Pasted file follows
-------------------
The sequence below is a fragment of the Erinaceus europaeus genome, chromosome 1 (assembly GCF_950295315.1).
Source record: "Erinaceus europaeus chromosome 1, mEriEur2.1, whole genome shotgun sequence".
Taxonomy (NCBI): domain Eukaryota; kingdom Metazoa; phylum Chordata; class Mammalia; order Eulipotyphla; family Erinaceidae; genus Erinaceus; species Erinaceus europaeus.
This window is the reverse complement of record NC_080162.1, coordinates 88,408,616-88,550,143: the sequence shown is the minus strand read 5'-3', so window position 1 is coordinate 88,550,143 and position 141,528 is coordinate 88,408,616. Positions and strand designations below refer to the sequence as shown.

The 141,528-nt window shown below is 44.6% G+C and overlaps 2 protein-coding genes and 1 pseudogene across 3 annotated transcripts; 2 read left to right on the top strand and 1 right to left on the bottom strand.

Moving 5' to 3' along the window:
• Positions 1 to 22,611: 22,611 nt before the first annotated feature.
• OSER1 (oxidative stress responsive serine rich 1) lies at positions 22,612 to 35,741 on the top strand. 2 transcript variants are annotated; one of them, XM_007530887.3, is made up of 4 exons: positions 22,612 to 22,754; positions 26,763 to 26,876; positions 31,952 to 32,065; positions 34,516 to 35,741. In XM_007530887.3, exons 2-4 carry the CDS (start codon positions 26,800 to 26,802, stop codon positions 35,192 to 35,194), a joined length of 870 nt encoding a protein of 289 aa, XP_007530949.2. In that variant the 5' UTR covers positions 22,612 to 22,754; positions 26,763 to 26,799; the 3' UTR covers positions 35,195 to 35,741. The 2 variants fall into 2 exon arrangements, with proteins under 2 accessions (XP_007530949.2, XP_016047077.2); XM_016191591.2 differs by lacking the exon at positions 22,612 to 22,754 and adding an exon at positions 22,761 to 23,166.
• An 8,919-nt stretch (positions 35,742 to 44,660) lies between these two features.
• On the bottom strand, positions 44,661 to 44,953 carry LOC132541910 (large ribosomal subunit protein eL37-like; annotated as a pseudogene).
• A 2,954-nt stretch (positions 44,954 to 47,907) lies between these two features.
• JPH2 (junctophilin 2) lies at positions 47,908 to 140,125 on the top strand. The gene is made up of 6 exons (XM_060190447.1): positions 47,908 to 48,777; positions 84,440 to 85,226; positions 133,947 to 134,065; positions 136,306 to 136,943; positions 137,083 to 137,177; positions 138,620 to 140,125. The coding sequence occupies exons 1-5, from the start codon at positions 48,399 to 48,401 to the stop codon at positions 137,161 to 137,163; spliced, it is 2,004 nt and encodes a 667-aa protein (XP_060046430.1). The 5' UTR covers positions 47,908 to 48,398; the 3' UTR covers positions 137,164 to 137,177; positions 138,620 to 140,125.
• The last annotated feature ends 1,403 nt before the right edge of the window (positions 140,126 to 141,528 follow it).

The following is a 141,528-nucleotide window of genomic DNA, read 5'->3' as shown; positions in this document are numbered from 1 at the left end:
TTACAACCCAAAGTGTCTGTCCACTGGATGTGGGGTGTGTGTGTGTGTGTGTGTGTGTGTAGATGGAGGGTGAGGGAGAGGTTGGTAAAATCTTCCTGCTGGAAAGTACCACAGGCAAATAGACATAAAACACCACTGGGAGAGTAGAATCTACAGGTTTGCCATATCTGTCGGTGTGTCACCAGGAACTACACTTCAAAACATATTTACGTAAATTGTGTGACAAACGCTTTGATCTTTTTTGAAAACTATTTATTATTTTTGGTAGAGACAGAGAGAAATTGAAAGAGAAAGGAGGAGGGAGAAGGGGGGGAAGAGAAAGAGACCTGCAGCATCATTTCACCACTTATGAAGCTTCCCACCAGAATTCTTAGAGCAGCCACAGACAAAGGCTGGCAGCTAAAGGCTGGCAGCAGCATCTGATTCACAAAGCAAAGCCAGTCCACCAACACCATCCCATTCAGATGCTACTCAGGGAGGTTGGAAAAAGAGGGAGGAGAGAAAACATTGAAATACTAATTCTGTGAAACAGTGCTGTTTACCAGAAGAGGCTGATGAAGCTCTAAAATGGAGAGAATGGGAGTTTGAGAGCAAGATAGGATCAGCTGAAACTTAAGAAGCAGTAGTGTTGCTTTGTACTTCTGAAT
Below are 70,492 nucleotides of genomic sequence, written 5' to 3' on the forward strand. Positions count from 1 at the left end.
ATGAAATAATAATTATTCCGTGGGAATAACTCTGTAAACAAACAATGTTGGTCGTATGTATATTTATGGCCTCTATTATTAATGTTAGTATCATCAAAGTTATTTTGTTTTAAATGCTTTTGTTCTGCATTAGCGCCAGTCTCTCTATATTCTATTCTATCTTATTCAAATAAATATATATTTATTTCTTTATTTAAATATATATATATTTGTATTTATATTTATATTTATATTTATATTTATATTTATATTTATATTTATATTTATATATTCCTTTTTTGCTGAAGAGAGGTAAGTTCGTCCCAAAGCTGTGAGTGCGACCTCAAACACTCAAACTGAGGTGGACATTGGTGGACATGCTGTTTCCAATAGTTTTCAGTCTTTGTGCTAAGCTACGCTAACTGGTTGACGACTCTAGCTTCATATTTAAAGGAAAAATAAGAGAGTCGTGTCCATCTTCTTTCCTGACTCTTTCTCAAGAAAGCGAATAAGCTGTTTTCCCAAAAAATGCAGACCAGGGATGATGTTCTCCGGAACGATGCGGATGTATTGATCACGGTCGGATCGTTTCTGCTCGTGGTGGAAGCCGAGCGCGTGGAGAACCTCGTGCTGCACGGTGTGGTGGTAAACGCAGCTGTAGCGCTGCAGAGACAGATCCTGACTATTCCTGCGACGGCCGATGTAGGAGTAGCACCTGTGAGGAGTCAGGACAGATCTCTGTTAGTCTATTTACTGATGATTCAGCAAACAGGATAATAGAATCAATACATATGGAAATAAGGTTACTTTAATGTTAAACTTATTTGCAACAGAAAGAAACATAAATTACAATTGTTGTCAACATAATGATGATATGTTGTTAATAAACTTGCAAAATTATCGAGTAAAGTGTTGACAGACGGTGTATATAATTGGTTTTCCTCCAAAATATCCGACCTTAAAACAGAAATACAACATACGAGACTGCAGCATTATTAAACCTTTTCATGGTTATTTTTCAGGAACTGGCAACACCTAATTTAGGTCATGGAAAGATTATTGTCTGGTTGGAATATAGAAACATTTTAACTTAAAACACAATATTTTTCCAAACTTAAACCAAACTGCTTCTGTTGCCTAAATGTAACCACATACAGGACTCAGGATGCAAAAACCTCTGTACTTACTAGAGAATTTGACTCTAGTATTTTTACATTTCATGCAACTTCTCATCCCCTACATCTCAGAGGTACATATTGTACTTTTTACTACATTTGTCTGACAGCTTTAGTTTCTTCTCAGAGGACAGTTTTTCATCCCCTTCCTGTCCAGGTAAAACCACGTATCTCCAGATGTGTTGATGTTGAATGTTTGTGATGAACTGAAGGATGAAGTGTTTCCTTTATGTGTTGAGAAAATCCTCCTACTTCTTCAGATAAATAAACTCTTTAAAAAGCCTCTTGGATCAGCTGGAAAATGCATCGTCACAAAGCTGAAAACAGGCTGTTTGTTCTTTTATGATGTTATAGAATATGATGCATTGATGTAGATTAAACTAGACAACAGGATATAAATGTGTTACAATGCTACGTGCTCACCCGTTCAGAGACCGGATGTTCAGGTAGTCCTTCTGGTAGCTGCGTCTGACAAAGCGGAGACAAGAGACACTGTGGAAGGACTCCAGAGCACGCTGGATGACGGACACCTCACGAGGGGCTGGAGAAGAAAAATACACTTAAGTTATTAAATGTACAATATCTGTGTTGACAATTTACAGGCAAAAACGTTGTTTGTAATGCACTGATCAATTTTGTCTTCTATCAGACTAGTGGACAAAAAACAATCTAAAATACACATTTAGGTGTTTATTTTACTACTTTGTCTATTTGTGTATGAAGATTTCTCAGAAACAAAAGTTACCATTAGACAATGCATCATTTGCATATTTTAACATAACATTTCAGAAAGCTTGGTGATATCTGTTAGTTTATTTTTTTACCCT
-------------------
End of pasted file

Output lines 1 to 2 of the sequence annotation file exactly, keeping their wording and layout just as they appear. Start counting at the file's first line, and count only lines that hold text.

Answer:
The sequence below is a fragment of the Erinaceus europaeus genome, chromosome 1 (assembly GCF_950295315.1).
Source record: "Erinaceus europaeus chromosome 1, mEriEur2.1, whole genome shotgun sequence".